Posted by on Dec 31, 2020 in Uncategorized | 0 comments

The First P = PRODUCT

For nonprofits, your product is a service in the form of a program, education, or other resources. The first P of the marketing mix is PRODUCT, regardless if you produce widgets or offer a service. This confuses people often, especially nonprofit marketers. “We don’t sell a product,” they insist.  Yes, you do. It’s your program, your services, your expertise. Even if you offer a free service, there is a value (a price tag) attached to that service. It is what you produce and therefore your PRODUCT. You might have a grant or donors covering the costs of the “free” services you offer but the recipients still have to “purchase” it. They do so by signing-up, enrolling, or simply participating.  In the same way that an attorney, a CPA, even a physician offers a service as their PRODUCT, nonprofits offer a service as support, education, guidance or other resources.  Some are hybrid. You might offer cancer support services and sell products that make cancer treatments more comfortable or aid in post-operation recovery. In this example, the organization offers a service that is intangible and also offers tangible products that the same customer might need.  Usually, services offer a result. They offer peace of mind, better physical health, a better outlook, informed decisions. In the case of the arts, the product is the enjoyment of a shared experience. All great products to market! Leslie A.M. Smith founded McCormick L.A. in 1994 offering public relations and marketing consulting to nonprofits and small businesses. She recently published Laws of Promotion. The 50-page promotional guide for small businesses and local nonprofits is available now on...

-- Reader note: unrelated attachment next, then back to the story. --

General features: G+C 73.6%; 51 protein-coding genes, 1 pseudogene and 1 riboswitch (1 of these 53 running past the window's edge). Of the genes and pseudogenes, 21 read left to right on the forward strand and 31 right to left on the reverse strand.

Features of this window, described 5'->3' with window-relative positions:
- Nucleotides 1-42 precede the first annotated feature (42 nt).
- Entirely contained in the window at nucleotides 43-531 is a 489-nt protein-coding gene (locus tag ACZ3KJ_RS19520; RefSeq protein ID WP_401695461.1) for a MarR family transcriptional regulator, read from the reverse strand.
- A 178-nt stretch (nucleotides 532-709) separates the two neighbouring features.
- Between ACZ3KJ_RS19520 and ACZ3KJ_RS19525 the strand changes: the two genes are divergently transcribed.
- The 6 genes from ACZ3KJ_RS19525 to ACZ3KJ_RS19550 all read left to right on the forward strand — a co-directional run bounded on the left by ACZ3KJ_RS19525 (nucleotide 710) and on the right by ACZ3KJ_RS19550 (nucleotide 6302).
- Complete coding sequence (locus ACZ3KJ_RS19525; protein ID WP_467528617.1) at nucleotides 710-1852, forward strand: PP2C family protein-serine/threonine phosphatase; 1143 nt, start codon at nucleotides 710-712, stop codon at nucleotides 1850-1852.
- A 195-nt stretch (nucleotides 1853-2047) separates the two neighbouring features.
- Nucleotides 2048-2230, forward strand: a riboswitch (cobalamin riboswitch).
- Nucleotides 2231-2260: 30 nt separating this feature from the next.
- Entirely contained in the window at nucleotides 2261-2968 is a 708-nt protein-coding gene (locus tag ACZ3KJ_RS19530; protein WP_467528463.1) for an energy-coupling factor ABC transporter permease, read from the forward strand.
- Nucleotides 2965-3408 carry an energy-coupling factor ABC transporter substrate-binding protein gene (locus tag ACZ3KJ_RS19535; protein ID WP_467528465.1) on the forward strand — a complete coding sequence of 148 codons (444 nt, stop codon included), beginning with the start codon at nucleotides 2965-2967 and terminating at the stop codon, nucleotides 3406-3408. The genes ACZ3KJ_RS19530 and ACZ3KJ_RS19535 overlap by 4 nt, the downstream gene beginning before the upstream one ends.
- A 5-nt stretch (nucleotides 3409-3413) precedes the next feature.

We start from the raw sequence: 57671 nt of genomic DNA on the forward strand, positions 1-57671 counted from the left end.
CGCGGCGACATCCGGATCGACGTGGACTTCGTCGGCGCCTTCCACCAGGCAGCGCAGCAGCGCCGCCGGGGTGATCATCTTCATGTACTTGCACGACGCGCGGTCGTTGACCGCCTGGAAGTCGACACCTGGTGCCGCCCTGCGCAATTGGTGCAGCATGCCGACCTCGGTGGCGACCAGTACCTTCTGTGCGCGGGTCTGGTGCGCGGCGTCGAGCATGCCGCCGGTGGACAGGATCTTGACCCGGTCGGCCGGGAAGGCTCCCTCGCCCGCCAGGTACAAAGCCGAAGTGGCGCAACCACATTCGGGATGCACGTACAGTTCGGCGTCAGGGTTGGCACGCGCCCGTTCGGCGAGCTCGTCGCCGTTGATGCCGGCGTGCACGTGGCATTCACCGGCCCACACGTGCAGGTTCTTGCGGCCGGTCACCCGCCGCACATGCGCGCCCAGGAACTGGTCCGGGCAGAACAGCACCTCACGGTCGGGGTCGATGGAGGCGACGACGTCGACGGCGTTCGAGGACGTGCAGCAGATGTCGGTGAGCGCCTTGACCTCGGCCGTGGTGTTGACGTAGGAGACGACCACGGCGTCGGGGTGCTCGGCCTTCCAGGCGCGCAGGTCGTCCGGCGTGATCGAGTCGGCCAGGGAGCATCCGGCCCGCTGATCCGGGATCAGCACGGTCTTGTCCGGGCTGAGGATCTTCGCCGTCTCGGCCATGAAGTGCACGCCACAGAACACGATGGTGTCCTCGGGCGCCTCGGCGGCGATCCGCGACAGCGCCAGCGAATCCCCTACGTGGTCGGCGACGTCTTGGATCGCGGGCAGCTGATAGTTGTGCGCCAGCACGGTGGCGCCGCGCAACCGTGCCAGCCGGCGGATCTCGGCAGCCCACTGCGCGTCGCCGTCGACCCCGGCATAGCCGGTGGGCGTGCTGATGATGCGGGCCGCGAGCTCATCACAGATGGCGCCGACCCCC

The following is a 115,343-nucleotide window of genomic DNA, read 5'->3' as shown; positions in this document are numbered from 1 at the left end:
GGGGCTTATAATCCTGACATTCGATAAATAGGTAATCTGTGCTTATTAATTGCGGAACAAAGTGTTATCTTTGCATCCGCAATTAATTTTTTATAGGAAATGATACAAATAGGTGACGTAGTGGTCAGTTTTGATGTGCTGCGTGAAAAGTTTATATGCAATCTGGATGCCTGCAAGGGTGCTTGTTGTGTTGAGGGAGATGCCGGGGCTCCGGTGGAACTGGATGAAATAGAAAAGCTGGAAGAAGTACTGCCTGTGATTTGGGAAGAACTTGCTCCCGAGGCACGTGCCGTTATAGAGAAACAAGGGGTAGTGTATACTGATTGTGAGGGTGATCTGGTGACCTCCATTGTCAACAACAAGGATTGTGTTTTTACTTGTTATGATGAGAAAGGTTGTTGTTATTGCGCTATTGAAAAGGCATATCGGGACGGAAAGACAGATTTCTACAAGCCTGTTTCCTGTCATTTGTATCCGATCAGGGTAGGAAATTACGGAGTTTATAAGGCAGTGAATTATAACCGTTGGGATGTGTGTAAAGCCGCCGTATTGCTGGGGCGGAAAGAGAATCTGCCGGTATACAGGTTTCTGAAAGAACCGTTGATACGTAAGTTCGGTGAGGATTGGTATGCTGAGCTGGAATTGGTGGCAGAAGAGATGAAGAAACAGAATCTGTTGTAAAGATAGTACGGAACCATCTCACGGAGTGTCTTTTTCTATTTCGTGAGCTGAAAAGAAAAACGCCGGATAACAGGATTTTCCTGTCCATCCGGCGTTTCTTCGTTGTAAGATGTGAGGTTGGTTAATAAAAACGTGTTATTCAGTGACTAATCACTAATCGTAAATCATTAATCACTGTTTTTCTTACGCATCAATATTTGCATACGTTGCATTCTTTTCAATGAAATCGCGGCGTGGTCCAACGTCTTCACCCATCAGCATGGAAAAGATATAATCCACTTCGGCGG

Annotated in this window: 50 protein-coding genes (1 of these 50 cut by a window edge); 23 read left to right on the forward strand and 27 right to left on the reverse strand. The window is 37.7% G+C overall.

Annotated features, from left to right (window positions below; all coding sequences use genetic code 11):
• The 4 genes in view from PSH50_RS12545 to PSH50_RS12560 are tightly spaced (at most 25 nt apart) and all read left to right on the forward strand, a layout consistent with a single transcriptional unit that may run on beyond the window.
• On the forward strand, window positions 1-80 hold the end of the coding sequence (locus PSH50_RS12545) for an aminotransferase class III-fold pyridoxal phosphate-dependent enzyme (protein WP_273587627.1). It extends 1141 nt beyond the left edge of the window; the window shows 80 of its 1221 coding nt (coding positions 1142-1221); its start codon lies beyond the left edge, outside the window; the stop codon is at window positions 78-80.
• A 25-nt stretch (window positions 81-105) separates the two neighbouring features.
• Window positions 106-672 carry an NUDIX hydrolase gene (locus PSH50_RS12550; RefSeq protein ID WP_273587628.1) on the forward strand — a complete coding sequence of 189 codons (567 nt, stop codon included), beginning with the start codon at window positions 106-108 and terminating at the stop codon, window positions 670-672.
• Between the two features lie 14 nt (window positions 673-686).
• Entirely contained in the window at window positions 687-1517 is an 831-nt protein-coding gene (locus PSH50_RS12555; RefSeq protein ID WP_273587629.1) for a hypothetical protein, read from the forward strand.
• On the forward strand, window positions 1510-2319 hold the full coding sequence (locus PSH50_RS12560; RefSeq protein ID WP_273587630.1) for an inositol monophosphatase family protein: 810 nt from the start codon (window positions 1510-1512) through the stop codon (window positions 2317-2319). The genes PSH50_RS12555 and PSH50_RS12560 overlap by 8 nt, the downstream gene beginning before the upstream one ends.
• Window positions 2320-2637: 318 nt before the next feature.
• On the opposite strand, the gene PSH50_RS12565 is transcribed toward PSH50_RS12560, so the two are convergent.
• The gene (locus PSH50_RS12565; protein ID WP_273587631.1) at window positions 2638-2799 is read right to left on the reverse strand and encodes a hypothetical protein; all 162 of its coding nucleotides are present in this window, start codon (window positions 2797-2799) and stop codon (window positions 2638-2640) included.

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Focus

Posted by on Dec 14, 2020 in branding | 0 comments

Focus